Adjusting to civilian life can take time, and the transition can be hard on you and your spouse. It is crucial to find ways to make the transition easier and ensure that you have quality time to spend together.
There are also practical considerations, including financial, employment, and living arrangements. Read on for some of the best ways to help your spouse through the transition and come out stronger than ever.
Make A Plan
Plan out how you will adapt to life outside of the military. Consider all elements of life. Ensure that your finances are in good shape. Decide together when your spouse will leave the military. Make lists of things that need to be done 18 months, a year, six months, and one month before discharge.
Discuss Your Roles
Ensure you’re on the same page with household tasks and chores. Decide whether you will both work or only one of you. Make a list of the chores and other responsibilities for the home and family and share them out equally.
Talk About The Changes
Talk about the ways your life will change. Discuss what is happening with your children. Talk regularly and be open and honest about your thoughts, fears and concerns. Ensure your plans are made jointly and consider your kids’ feelings and opinions.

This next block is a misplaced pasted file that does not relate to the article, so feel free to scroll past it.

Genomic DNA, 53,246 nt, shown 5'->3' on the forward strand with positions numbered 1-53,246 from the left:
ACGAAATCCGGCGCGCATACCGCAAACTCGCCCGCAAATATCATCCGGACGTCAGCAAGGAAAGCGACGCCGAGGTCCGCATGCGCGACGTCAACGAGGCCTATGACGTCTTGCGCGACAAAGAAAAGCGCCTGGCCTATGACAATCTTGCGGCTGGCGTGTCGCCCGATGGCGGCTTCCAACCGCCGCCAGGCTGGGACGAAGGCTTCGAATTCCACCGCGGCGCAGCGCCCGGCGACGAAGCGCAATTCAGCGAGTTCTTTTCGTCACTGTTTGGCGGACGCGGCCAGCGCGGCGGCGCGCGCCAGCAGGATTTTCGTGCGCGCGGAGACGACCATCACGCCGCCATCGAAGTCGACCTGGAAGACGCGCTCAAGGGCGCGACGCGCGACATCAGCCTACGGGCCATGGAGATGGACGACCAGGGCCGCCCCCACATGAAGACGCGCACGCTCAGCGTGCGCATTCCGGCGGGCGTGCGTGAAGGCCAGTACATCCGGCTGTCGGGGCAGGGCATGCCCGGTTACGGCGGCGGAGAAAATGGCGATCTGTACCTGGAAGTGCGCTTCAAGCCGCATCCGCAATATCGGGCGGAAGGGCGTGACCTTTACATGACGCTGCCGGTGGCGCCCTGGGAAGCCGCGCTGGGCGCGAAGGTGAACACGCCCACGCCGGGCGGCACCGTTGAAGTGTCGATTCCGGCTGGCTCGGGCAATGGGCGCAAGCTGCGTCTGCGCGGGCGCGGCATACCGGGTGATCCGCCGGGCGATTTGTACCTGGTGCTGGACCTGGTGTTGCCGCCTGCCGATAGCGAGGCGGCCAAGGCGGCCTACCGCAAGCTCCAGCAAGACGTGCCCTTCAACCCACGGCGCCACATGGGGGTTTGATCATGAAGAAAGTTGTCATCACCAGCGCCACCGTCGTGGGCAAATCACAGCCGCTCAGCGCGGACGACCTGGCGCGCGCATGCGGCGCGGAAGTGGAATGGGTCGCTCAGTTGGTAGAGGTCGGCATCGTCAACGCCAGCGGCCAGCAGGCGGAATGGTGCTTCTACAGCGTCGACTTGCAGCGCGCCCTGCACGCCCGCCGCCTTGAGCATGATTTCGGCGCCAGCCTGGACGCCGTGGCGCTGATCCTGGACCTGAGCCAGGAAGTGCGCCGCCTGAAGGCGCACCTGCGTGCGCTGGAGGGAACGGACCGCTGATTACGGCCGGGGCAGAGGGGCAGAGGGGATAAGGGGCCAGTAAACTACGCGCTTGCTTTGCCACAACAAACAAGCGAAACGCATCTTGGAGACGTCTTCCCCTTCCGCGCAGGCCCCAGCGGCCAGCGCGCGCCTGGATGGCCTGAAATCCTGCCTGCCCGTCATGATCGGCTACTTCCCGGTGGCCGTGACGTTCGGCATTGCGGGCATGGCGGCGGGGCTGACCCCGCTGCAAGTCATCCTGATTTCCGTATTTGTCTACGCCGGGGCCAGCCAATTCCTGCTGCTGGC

Decide Where You Want To Live
Choose a place to set up a permanent home base. Consider an area near friends and other support. If you have kids or plan to start a family, choose a location with excellent schools and green spaces.
Set Up A Permanent Home Together
Buying a home is a great way to put down roots. Ensure you can afford the costs associated with homeownership. Build your emergency savings fund and save a down payment. As a former military family, you may qualify for a VA loan, allowing you to buy a property without a down payment. Find more information about this type of loan from the expert providers at https://heroloan.com/.
Give Them Time
Allow your military spouse time to adjust outside of the military. Give them space when they ask for it and allow them a few days or a week to acclimate. Ensure you spend quality time together.
Look For Opportunities To Make Civilian Connections
Look for activities, clubs and support groups that could help your spouse start to build connections in civilian life. Consider parent and children groups or clubs run by veterans and their families. Host events at your home, but avoid doing so in the first few weeks after your spouse is discharged.
Take A Trip
Take a relaxing trip to help you get reacquainted. Bring the kids if you are parents. Consider a camping trip or a getaway to a cabin in the woods.
Help Them Find A Job
Help them update their resume and start looking for suitable jobs. Ensure you have enough to get by for the first weeks after your spouse is discharged. Help them identify their interests and careers and professional training that could benefit them.
Seeing a therapist could benefit you and your spouse. Many veterans deal with mental health issues due to their time in service. The advice of a mental health professional can be beneficial during any period of upheaval.